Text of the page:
Adult Cells from the Mouse Pancreas Are Made to Produce Insulin

Diabetes researchers from the Howard Hughes Medical Institute at Harvard University converted adult exocrine cells in the pancreas, which do not normally make insulin, into insulin-producing beta cells that can improve blood sugar levels. The findings, in mice, represent an important achievement in the field of replacement medicine, where a common goal has been to produce specialized “tissue repair cells” from adult cells that are healthy and abundant—exocrine cells, which produce digestive enzymes, make up about 95 percent of the cells in the pancreas.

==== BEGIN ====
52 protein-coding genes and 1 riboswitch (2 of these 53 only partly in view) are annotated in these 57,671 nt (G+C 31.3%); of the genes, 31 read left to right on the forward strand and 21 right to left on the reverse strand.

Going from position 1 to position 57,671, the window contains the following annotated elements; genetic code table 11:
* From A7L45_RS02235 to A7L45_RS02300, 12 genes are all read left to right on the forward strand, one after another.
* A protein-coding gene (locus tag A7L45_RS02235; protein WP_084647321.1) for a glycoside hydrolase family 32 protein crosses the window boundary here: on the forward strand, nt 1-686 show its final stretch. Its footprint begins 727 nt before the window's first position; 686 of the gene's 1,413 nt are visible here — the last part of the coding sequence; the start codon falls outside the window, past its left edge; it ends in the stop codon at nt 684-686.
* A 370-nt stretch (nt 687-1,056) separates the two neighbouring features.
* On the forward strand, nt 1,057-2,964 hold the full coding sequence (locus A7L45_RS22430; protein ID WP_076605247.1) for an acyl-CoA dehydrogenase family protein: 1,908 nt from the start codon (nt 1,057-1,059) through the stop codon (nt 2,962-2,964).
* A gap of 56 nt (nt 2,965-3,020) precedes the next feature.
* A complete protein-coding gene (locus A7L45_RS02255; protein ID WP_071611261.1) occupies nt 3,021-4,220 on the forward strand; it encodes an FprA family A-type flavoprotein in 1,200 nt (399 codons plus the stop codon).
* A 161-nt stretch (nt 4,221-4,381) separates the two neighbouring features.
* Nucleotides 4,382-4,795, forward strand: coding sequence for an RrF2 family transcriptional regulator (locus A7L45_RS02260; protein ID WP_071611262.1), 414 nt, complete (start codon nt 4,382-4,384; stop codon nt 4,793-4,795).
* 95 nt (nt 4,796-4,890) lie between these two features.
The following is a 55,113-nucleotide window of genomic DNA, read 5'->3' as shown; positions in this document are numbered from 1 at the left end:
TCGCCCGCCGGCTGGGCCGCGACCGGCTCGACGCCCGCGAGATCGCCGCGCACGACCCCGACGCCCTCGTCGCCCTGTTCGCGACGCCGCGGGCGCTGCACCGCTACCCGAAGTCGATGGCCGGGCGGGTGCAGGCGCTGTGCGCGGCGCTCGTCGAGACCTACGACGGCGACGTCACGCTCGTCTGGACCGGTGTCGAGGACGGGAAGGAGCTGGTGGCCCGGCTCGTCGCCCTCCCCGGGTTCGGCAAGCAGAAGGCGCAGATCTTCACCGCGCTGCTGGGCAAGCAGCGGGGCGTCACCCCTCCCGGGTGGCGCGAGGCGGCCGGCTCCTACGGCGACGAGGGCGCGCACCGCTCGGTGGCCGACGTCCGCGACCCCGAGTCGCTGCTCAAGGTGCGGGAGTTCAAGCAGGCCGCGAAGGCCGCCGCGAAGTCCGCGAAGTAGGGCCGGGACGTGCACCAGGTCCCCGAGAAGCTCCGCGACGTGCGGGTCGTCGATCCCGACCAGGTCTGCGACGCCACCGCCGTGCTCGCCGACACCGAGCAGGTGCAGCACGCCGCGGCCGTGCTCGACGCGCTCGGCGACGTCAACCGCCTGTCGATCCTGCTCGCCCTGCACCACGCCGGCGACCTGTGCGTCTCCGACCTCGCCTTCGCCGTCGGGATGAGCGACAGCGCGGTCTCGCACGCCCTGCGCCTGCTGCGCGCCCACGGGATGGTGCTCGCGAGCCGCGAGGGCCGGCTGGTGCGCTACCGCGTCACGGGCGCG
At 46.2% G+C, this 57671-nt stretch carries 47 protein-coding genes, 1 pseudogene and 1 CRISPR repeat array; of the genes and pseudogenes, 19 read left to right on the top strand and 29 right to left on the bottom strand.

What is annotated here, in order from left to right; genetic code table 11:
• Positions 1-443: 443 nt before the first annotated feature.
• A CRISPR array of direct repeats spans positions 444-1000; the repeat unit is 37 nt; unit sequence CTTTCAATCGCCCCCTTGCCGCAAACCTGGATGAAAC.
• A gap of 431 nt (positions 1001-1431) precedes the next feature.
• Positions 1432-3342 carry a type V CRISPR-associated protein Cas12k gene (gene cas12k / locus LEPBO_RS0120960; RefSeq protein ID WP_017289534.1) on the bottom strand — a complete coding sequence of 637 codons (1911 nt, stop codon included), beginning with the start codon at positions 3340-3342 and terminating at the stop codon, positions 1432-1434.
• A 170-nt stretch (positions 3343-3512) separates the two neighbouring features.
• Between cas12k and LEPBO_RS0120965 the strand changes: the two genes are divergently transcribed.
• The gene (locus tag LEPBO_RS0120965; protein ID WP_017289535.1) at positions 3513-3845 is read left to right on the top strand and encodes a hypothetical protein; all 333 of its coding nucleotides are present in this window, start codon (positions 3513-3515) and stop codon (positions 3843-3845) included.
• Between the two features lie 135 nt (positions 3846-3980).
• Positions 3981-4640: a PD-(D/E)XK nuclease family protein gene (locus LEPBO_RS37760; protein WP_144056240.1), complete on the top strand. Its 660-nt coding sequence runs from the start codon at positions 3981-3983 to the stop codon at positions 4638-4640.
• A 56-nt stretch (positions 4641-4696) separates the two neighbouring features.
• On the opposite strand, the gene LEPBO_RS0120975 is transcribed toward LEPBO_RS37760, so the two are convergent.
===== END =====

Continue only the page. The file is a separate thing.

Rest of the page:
Using viruses to ferry key regulatory genes into the pancreatic exocrine cells of live mice, the investigators turned off the digestive functions of the exocrine cell and turned on those genes that enable a cell to make insulin. About 20 percent of the virally altered exocrine cells were converted into beta cells that produced insulin, which was enough to reduce blood sugar levels in the diabetic mice to near-normal levels. Ultimately, it took only three genes to initiate the “extreme makeover.” While JDRF did not directly fund this research, JDRF supports Douglas A. Melton, the principal investigator, in other areas of type 1 research. The study was published in the journal Nature.